Sept, 4, 2011 sun
September 4th, 2011
Quiz: Why is a underground maze called a Labyrinth? Where was the original Labyrinth?
Yesterday’s Question answered below: We had a TV series called Band of Brothers. The captains around Admiral Nelson were called his Band of Brothers. Who originated the term-Band of Brothers?
History for 9/4/2011
Birthdays: Marcus Whitman the missionary who led US settlement of Oregon, Howard Morris, Darius Mihlaud, Anton Bruckner, Chateaubriand, Craig Claiborne, Dick York, Richard Wright, Nigel Bruce, Mary Renault, Mitzi Gaynor, Damon Wayans, Paul Harvey
218BC- Hannibal’s army with elephants reached the summit of the Alps.
Today is the feast of St. Rosalia who lived in a cave at Mount Pelligrino in Sicily. Five centuries after her death, her bones miraculously saved Palermo from the plague.
1698- THE MASSACRE OF THE STRELTZY- Czar Peter the Great returned to Moscow after traveling Europe for the last 18 months. And boy, was he pissed off! It seems he had to cut his travels short because he heard that back home his bodyguards- the Streltzy, plotted a coup and conspired with Peters older step-sister Sophia. Peter was so mad he had dozens of Streltzy leaders tortured and 1,100 executed. Peter swung an axe and beheaded five himself. After wiping them out, Czar Peter laid the foundation for a new Russian Army based on the modern western model.
1781- HAPPY BIRTHDAY, LOS ANGELES. Royal Governor of New Spain Gaspar de Portola and Franciscan monk Fra Junipero Serra with twelve soldiers, some free black families and Indians, about 44 in all, dedicated a new town, one days ride from of San Gabriel. The 63 year old Serra had been stung by a scorpion but ignored it, so he hobbled around dragging his swollen leg. Fra Serra named the town after St. Francis of Assisi's first church in Italy- St. Mary of the Angels, Ciudad de la Iglesia de Nuestra Señora de Los Angeles sobra la Porziuncola de Asís. Like awesome, dude!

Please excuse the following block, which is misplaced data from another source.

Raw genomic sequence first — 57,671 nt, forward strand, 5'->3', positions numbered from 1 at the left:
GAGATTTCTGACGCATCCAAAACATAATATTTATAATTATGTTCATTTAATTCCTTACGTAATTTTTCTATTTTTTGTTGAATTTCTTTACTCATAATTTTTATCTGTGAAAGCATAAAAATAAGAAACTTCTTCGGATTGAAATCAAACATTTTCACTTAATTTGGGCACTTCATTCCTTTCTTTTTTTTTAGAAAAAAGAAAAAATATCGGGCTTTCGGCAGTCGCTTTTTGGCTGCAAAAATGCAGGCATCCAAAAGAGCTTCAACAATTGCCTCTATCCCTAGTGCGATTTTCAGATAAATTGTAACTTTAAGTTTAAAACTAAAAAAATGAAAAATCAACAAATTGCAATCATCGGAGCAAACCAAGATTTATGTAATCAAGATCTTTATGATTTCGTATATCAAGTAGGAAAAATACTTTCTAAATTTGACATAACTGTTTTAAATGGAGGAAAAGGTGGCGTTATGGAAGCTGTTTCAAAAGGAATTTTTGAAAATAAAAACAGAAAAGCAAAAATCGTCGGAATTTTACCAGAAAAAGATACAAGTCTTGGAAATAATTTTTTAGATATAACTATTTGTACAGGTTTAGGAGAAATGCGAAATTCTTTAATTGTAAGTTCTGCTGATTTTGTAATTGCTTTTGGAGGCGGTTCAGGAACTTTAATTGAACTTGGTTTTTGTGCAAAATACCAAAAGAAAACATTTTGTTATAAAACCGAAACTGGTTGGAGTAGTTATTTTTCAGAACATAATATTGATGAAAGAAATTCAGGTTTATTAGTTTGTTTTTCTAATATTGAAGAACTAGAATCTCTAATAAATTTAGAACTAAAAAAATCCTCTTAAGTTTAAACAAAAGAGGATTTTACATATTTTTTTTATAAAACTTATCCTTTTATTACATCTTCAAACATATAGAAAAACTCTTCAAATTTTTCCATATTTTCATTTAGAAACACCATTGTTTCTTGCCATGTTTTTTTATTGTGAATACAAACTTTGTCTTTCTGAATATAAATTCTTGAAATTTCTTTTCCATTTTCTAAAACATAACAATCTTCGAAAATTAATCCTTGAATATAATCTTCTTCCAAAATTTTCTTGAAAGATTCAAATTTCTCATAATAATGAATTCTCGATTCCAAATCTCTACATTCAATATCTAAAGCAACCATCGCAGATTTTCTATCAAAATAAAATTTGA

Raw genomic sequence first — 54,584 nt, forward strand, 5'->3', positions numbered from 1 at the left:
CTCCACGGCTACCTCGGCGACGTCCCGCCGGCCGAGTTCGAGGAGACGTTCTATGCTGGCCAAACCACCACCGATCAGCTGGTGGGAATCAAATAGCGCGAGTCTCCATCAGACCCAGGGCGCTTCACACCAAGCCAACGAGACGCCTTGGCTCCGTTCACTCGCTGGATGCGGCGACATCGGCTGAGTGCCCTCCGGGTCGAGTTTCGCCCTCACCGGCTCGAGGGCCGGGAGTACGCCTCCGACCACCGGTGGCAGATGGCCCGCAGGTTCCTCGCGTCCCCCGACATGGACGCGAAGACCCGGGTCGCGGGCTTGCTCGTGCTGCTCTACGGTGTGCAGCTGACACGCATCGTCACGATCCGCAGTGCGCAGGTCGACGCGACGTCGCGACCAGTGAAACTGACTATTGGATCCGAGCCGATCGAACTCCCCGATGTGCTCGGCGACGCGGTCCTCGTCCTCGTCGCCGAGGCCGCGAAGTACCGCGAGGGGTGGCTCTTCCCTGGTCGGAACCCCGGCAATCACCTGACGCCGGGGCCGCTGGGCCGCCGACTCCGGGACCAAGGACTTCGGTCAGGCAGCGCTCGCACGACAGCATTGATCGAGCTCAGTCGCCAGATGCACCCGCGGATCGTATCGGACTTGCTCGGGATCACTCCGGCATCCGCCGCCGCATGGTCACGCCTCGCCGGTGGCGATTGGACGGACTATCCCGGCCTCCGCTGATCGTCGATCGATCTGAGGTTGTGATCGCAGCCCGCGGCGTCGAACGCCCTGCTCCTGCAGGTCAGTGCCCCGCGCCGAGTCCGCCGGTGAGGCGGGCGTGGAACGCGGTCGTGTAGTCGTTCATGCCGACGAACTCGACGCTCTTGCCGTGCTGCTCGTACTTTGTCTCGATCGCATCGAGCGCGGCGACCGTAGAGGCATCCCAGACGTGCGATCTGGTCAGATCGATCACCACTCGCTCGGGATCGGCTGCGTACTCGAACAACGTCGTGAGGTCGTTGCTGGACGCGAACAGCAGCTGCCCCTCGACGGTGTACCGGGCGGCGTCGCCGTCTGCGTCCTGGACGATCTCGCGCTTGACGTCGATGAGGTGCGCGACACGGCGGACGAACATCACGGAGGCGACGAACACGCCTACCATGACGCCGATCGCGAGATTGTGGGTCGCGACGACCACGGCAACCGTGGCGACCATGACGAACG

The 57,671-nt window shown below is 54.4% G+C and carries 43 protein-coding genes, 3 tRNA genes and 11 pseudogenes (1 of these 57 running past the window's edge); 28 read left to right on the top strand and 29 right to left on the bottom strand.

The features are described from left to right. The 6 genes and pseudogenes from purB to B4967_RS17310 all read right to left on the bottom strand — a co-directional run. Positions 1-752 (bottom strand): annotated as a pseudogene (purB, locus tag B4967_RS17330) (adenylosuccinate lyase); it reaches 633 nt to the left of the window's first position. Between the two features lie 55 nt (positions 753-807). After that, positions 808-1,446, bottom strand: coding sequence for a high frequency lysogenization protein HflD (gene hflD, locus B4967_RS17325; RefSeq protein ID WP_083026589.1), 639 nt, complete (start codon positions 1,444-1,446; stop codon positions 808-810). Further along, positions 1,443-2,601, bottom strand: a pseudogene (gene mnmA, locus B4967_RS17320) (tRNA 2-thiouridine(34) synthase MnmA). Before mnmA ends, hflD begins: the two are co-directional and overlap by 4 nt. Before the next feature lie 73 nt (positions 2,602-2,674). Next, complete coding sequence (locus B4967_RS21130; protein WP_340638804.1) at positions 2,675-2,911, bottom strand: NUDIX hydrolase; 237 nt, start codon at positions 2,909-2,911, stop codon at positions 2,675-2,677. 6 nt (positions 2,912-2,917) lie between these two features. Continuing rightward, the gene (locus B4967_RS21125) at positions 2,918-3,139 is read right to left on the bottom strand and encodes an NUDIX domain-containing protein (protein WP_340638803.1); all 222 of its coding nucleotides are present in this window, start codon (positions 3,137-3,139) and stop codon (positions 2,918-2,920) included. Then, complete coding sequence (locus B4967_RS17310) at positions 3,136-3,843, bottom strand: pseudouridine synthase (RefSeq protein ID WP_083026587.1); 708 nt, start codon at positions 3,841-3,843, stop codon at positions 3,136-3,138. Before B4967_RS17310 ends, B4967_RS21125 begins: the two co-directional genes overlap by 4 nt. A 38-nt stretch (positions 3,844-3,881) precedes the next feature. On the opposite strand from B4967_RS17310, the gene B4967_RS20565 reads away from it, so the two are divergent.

1781- Benedict Arnold, the American Colonial general turned traitor, led a force of British redcoats to burn his own birthplace of New London, Connecticut.
1821- Russian Czar Nicolas I issued an Imperial Ukase- edict restating Russia's claim to all of the North American Pacific coastline from Alaska to Northern California. The United States rejected this claim and threatened war, which is interesting considering they didn't own any of it at the time. Ya see, they had plans.
1833 –The New York Sun hired young boys to sell their papers on street corners. The first newsboy was ten-year old Barney Flaugherty. Now go peddle your papers, kid. 1839- The Opium Wars began between Britain and China. U.S. Ambassador John Quincy Adams called it "the Kow-Tow Wars" because he felt the real issue was the British Consul refused to lie prostrate on his face before the Chinese Emperor as was the local custom. The Chinese had never smoked Opium until it was introduced by Britain from Pakistan.